5. As I write this, I have multiple bags of groceries that need to put away, a cat box close by, the stench of which is making my eyes water, and an email from a client asking questions which I have no answers to. But open on my laptop is my latest w-i-p and that makes everything else worthwhile. Terrific post, Maria. I suspect that those of us without the white kitchen (or heck, Diane Keaton's body!) are the majority, not the minority. My desk chair faces an exercise bike, btw, not the ocean and I'm just waiting for the appropriate hour to have a vita muffin. Followed by a glass of wine. Maggie

  6. Maria, that would certainly be a nice touch! ;-)

  7. Maggie, That is why I purposely keep my laptop far away from the litter box :)

  8. Maybe we writers are a little nuts. I often wonder why I didn't quit when my first book received nearly 30 rejections--or all the other times rejections flooded my mailbox. Not sure if I can lay claim to perseverance or being stubborn.
    And I'm sure I'll never have a Diane Keaton kitchen, but I do look out over a river and a range of mountains.


  9. You are all so neat. So what if your kitchen is lived in by all and sundry? You truly seem to enjoy each other, and your lives. Thanks for sharing them with us.

  10. Maria, I saw that movie again recently, and I was also struck by how effortless writing seemed for the character, despite the chaos in her life, which never happens for me when my life is chaotic -- and how much I envied her that kitchen. Though if I had it, I'd sure add a splash of COLOR. Talk about sterile. But gorgeous.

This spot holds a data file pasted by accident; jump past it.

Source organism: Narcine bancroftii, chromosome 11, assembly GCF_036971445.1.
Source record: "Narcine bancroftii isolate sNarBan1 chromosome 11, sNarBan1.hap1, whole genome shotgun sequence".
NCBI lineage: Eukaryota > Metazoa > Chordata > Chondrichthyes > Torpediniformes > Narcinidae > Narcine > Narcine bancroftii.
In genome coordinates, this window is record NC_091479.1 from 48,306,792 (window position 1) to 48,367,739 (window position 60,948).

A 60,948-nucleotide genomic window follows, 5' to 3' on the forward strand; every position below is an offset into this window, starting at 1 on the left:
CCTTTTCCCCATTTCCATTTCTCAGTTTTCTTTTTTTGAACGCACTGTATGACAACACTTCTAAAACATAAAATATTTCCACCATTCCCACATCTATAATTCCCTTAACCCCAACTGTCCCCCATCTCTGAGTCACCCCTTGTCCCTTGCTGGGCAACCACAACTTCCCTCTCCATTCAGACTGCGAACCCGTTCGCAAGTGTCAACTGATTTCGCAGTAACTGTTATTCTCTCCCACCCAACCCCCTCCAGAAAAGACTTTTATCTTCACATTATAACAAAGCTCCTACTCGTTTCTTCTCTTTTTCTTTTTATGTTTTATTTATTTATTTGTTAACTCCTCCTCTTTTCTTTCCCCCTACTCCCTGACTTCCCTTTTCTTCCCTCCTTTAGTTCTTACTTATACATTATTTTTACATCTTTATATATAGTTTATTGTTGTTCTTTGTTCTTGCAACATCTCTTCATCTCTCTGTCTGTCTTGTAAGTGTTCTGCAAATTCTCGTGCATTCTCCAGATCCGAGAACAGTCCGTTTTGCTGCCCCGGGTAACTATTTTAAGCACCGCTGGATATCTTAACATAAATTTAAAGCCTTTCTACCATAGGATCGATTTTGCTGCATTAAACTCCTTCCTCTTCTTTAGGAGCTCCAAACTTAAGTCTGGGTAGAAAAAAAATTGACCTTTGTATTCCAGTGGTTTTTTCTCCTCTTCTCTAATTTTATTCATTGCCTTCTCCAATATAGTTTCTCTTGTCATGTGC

11. Kris, I recently saw it again too and adored it all over again. Maria, that is funny! I was thinking, 'how the heck does Susan know it is Maria?' Glad to see your name added and hi to you. For me, it is a tree around which my writing universe spins. When I move, I care more about the trees and the views onto them than anything else. I also have no art on the walls (okay, posters) between me and the window, and no postboard clutter. I like to see just the tree. The chaos is firmly *behind* my chair and not in my eyeline. Litter boxes verboten! Nice post and a lovely Gang from one who must remember to switch slippers for a pair of heels when writing some time. Wonder what *that* would feel like!

  12. Oh, Maria, I'm a day late... but what a fabulous post. I had to comment after the out of kilter, four different docs on the phone (two vets & a linked call between Children's Hospital & the very nice but not quite up to speed UGA health center doc) writer's day I had! Did that make sense? Forget the laundry, maybe next week! Aside from any writing of my own, my main goal was to write a review for Susan's fabulous LBD, which I promise is forthcoming! Anyway... your post did make me think of my movie inspired writer's moment, that scene from Romancing the Stone where Kathleen Turner boo-hoos into her 1980's computer screen (or maybe it was a typewriter), putting the finishing touches on her soon to be bestseller romance! Yeah, I'm still waiting for that plus Michael Douglas!